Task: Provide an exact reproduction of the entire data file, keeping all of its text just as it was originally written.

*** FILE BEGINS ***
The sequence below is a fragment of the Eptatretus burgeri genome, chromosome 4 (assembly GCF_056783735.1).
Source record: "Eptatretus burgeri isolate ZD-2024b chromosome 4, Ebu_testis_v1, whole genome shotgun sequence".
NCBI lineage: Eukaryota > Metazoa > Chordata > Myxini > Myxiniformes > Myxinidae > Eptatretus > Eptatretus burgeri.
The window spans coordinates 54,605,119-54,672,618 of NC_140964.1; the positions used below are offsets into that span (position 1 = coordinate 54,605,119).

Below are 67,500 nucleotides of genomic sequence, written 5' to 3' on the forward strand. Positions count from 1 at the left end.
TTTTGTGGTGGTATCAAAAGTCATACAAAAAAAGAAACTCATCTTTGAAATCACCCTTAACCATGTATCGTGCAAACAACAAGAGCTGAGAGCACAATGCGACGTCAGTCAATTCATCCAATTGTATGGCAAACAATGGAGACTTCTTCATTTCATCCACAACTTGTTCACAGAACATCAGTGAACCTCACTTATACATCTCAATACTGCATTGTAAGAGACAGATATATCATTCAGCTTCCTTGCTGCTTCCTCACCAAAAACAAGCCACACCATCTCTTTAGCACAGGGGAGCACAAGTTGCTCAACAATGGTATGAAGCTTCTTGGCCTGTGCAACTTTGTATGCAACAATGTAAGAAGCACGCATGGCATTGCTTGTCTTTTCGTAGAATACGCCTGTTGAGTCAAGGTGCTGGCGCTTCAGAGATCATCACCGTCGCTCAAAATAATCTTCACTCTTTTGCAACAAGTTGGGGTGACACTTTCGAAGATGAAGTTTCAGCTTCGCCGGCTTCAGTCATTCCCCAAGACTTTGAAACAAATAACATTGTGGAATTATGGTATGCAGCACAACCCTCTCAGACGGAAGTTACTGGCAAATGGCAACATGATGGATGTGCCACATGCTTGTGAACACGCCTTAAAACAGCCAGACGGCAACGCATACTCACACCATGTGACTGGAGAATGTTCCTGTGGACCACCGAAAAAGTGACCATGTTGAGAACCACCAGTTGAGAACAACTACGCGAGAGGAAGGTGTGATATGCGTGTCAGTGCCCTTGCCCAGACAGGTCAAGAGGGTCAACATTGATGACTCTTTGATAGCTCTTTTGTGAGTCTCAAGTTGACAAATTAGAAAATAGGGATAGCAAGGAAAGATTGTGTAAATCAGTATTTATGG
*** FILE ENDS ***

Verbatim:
The sequence below is a fragment of the Eptatretus burgeri genome, chromosome 4 (assembly GCF_056783735.1).
Source record: "Eptatretus burgeri isolate ZD-2024b chromosome 4, Ebu_testis_v1, whole genome shotgun sequence".
NCBI lineage: Eukaryota > Metazoa > Chordata > Myxini > Myxiniformes > Myxinidae > Eptatretus > Eptatretus burgeri.
The window spans coordinates 54,605,119-54,672,618 of NC_140964.1; the positions used below are offsets into that span (position 1 = coordinate 54,605,119).

Below are 67,500 nucleotides of genomic sequence, written 5' to 3' on the forward strand. Positions count from 1 at the left end.
TTTTGTGGTGGTATCAAAAGTCATACAAAAAAAGAAACTCATCTTTGAAATCACCCTTAACCATGTATCGTGCAAACAACAAGAGCTGAGAGCACAATGCGACGTCAGTCAATTCATCCAATTGTATGGCAAACAATGGAGACTTCTTCATTTCATCCACAACTTGTTCACAGAACATCAGTGAACCTCACTTATACATCTCAATACTGCATTGTAAGAGACAGATATATCATTCAGCTTCCTTGCTGCTTCCTCACCAAAAACAAGCCACACCATCTCTTTAGCACAGGGGAGCACAAGTTGCTCAACAATGGTATGAAGCTTCTTGGCCTGTGCAACTTTGTATGCAACAATGTAAGAAGCACGCATGGCATTGCTTGTCTTTTCGTAGAATACGCCTGTTGAGTCAAGGTGCTGGCGCTTCAGAGATCATCACCGTCGCTCAAAATAATCTTCACTCTTTTGCAACAAGTTGGGGTGACACTTTCGAAGATGAAGTTTCAGCTTCGCCGGCTTCAGTCATTCCCCAAGACTTTGAAACAAATAACATTGTGGAATTATGGTATGCAGCACAACCCTCTCAGACGGAAGTTACTGGCAAATGGCAACATGATGGATGTGCCACATGCTTGTGAACACGCCTTAAAACAGCCAGACGGCAACGCATACTCACACCATGTGACTGGAGAATGTTCCTGTGGACCACCGAAAAAGTGACCATGTTGAGAACCACCAGTTGAGAACAACTACGCGAGAGGAAGGTGTGATATGCGTGTCAGTGCCCTTGCCCAGACAGGTCAAGAGGGTCAACATTGATGACTCTTTGATAGCTCTTTTGTGAGTCTCAAGTTGACAAATTAGAAAATAGGGATAGCAAGGAAAGATTGTGTAAATCAGTATTTATGG